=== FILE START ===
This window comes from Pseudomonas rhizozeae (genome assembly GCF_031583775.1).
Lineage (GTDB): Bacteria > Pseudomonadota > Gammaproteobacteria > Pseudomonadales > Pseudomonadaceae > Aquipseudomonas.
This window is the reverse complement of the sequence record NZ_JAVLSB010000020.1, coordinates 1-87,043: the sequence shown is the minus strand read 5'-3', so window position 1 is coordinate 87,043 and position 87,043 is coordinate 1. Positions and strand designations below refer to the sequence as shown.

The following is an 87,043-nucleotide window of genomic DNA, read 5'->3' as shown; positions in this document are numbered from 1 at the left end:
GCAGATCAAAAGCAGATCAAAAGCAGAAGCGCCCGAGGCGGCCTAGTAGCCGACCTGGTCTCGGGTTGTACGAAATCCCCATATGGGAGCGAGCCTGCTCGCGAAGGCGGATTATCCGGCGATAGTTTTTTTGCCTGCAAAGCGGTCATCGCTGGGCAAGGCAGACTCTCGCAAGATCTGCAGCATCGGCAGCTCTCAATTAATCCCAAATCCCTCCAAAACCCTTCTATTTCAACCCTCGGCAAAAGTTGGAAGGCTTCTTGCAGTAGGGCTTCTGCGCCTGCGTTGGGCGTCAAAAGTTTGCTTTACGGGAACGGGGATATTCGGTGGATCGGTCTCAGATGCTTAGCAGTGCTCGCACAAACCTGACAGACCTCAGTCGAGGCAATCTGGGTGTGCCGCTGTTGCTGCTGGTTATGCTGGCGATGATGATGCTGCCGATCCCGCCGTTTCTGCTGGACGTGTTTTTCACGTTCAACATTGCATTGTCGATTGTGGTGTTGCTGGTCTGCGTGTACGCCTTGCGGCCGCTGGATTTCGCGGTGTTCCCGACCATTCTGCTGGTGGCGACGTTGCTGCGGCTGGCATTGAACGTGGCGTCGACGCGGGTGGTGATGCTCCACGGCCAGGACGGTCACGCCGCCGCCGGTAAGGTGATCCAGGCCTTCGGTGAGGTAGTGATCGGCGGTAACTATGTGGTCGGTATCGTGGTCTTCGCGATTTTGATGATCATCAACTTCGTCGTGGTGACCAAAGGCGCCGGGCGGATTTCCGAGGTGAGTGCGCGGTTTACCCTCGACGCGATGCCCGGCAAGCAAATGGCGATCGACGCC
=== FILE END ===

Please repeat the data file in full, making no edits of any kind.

This window comes from Pseudomonas rhizozeae (genome assembly GCF_031583775.1).
Lineage (GTDB): Bacteria > Pseudomonadota > Gammaproteobacteria > Pseudomonadales > Pseudomonadaceae > Aquipseudomonas.
This window is the reverse complement of the sequence record NZ_JAVLSB010000020.1, coordinates 1-87,043: the sequence shown is the minus strand read 5'-3', so window position 1 is coordinate 87,043 and position 87,043 is coordinate 1. Positions and strand designations below refer to the sequence as shown.

The following is an 87,043-nucleotide window of genomic DNA, read 5'->3' as shown; positions in this document are numbered from 1 at the left end:
GCAGATCAAAAGCAGATCAAAAGCAGAAGCGCCCGAGGCGGCCTAGTAGCCGACCTGGTCTCGGGTTGTACGAAATCCCCATATGGGAGCGAGCCTGCTCGCGAAGGCGGATTATCCGGCGATAGTTTTTTTGCCTGCAAAGCGGTCATCGCTGGGCAAGGCAGACTCTCGCAAGATCTGCAGCATCGGCAGCTCTCAATTAATCCCAAATCCCTCCAAAACCCTTCTATTTCAACCCTCGGCAAAAGTTGGAAGGCTTCTTGCAGTAGGGCTTCTGCGCCTGCGTTGGGCGTCAAAAGTTTGCTTTACGGGAACGGGGATATTCGGTGGATCGGTCTCAGATGCTTAGCAGTGCTCGCACAAACCTGACAGACCTCAGTCGAGGCAATCTGGGTGTGCCGCTGTTGCTGCTGGTTATGCTGGCGATGATGATGCTGCCGATCCCGCCGTTTCTGCTGGACGTGTTTTTCACGTTCAACATTGCATTGTCGATTGTGGTGTTGCTGGTCTGCGTGTACGCCTTGCGGCCGCTGGATTTCGCGGTGTTCCCGACCATTCTGCTGGTGGCGACGTTGCTGCGGCTGGCATTGAACGTGGCGTCGACGCGGGTGGTGATGCTCCACGGCCAGGACGGTCACGCCGCCGCCGGTAAGGTGATCCAGGCCTTCGGTGAGGTAGTGATCGGCGGTAACTATGTGGTCGGTATCGTGGTCTTCGCGATTTTGATGATCATCAACTTCGTCGTGGTGACCAAAGGCGCCGGGCGGATTTCCGAGGTGAGTGCGCGGTTTACCCTCGACGCGATGCCCGGCAAGCAAATGGCGATCGACGCC